The cut of the pack is pretty much perfect. Everything feels snug, and as previously mentioned, the pack doesn’t move around as you get your enduro on. Having an energy bar or your phone available in the small pockets up front is also a nice touch on the trail.
The built-in helmet carrier is one of the better solutions we’ve come across. It holds any helmet securely, and yes, that even includes an actual fullface. If you like to carry your helmet on your pack for lengthy climbs, this feature alone is worth considering the Crossmax for (many packs claim helmet-carrying capabilities but leave much to be desired in reality).
We didn’t get to test the Crossmax in proper rain. The pack lacks a dedicated rain cover, and although it has weather-sealed zippers it is not waterproof, so prepare to invest in an external cover of some sort if you ride in the rain a lot. (Note that Mavic’s own rain jacket comes with expansion zippers in the back to allow you to wear it over the pack, a solution to the lack of a rain cover in the pack which works well enough – although we do recommend going up one size of jacket if that is the route you intend to take).
Things That Could Be Improved
The list of things to improve on the Crossmax pack is a very short list. The lack of a rain cover is of course far from a deal breaker, but for $149, it would not be too much to ask to have a simple one included. We also think the dedicated internal phone compartment should be made moistureproof and feature a bit more padding for protection.
The pack does not feature an excess of external straps, so if you need to attach lots of body armor to your pack for climbing, the Crossmax may not be the first choice. The main cargo compartment can take a pair of kneepads, and of course you can easily carry pads in the helmet carrier or attach them to the compression straps or the carrying handle as well. For the kind of riding the Crossmax was designed for, we sort of doubt you’d need much more anyway.
The included Hydropak bladder has worked well for the test, but we’d like to see it come with a clip of some sort for securing the hose while riding. The hose is a bit long, and although there is dedicated routing along the shoulder straps for it, it still dangles about a bit (cutting it down in length is an easy DIY remedy). The bite valve is also not most comfortable to use we’ve come across, but not something you can’t get used to.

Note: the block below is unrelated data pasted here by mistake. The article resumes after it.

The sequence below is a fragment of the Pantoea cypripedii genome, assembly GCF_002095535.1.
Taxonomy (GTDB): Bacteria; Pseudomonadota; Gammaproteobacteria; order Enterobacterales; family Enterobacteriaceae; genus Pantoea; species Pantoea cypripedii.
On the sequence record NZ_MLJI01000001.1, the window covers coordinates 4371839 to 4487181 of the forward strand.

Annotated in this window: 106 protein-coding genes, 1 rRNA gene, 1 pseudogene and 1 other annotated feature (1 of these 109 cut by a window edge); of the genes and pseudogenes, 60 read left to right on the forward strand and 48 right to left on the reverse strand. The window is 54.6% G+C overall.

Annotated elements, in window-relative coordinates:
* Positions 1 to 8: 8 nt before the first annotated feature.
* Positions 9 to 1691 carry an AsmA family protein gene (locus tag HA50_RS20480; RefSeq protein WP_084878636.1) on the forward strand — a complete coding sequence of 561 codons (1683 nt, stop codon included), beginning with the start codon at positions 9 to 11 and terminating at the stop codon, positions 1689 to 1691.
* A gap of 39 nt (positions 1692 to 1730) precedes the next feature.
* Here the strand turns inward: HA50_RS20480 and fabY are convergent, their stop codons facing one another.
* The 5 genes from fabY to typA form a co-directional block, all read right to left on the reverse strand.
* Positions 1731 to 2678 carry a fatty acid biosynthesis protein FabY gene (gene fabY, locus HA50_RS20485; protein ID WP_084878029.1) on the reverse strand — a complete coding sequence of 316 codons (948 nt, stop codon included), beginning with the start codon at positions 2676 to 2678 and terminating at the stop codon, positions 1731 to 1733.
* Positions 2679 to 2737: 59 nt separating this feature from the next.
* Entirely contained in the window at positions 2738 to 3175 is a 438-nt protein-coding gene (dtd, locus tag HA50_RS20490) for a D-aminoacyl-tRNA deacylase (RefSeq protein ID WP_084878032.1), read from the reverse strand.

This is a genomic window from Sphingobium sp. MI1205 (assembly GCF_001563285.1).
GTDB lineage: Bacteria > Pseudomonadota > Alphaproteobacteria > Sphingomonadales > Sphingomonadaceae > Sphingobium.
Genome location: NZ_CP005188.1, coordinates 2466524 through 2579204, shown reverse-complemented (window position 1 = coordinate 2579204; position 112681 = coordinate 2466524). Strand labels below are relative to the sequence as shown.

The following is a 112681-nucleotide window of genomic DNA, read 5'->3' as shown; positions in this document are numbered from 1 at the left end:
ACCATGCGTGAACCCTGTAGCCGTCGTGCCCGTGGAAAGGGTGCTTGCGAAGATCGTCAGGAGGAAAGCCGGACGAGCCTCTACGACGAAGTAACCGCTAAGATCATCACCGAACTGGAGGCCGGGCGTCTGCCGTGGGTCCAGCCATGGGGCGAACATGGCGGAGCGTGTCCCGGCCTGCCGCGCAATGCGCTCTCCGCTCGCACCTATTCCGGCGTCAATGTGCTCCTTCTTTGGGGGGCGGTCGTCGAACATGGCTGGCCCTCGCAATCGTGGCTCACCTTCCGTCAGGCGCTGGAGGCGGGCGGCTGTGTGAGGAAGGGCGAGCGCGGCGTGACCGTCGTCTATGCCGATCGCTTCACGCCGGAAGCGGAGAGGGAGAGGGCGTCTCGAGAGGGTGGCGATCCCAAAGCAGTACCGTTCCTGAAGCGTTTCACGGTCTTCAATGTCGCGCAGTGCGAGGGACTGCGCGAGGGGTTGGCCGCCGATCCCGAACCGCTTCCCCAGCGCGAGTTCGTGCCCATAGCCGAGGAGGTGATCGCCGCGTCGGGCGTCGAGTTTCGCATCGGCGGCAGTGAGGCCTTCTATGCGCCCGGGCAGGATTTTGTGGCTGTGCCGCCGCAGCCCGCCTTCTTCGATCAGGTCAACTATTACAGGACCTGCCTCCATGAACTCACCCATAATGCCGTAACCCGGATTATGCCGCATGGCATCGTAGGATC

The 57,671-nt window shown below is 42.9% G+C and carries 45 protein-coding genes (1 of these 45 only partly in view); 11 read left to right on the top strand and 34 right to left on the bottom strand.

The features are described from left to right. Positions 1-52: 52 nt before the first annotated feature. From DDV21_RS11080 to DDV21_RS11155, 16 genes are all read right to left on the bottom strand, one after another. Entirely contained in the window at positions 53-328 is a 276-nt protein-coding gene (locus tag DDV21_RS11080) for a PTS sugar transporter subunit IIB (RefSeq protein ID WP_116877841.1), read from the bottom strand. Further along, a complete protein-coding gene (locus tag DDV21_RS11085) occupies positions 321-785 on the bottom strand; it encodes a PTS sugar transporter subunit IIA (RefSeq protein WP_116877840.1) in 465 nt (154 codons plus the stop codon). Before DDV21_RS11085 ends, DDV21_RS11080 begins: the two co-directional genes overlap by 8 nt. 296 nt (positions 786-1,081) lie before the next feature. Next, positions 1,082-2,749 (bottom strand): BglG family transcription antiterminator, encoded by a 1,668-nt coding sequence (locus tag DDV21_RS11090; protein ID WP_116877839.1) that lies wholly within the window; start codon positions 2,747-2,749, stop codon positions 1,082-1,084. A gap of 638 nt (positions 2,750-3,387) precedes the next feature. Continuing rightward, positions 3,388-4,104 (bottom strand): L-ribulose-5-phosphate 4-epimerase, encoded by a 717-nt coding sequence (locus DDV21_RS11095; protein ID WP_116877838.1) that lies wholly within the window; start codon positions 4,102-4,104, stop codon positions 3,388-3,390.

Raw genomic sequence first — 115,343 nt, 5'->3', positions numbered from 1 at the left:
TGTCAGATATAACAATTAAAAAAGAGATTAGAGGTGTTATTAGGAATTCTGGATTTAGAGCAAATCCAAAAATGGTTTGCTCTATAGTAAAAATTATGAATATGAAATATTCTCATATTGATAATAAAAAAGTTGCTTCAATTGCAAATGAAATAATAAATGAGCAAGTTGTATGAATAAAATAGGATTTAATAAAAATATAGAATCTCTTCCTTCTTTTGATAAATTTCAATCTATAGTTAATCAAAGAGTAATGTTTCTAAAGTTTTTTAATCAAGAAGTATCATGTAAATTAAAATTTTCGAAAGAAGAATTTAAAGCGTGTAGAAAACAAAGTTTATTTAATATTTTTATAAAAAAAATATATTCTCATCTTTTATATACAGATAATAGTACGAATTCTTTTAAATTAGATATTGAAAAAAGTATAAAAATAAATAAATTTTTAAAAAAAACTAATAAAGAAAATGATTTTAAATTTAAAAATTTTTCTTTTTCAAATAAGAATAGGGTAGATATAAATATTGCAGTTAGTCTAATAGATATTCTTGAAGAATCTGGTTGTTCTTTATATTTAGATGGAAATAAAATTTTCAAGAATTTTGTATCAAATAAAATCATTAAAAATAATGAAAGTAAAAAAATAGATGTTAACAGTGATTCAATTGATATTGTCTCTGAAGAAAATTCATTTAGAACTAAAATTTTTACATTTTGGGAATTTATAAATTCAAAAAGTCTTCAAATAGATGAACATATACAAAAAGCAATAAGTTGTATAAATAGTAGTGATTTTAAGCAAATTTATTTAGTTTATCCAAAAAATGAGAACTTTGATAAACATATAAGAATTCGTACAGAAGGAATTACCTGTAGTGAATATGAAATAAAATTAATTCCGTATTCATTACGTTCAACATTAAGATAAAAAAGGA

Long Term Durability
We’ve ridden the Crossmax pack extensively for close to 4 months, including 2 months in blazing summer heat that left the pack drenched with sweat after each ride (yuck, right?), and it’s showing no signs of early demise. Not a single stitch has come loose, and there are no tears or scuffs to report either, despite several unscheduled incidents involving rolling around on the ground at speed. It smells a bit funky after all that sweating, but nothing a good hosing down won’t set straight. The Crossmax Hydropack is in it for the long run, and that’s a good thing!
What’s The Bottom Line?
Mavic only makes one hydration pack (in two sizes), and they have put all their riding experience into designing it just the way they want it. The result is pack that holds all the cargo you could need for a day on the bike, looks (really!) good, and is made to the highest quality standards. Lots of storage options for all your gear in a design that makes it super comfortable for everyday use, and it’s close to full marks for Mavic.
More information at www.mavic.com.
About The Reviewer
Johan Hjord loves bikes, which strangely doesn’t make him any better at riding them. After many years spent practicing falling off cliffs with his snowboard, he took up mountain biking in 2005. Ever since, he’s mostly been riding bikes with too much suspension travel to cover up his many flaws as a rider. His 200-pound body weight coupled with unique skill for poor line choice and clumsy landings make him an expert on durability - if parts survive Johan, they’re pretty much okay for anybody. Johan rides flat pedals with a riding style that he describes as "none" (when in actuality he rips!). Having found most trail features to be not to his liking, Johan uses much of his spare time building his own. Johan’s other accomplishments include surviving this far and helping keep the Vital Media Machine’s stoke dial firmly on 11.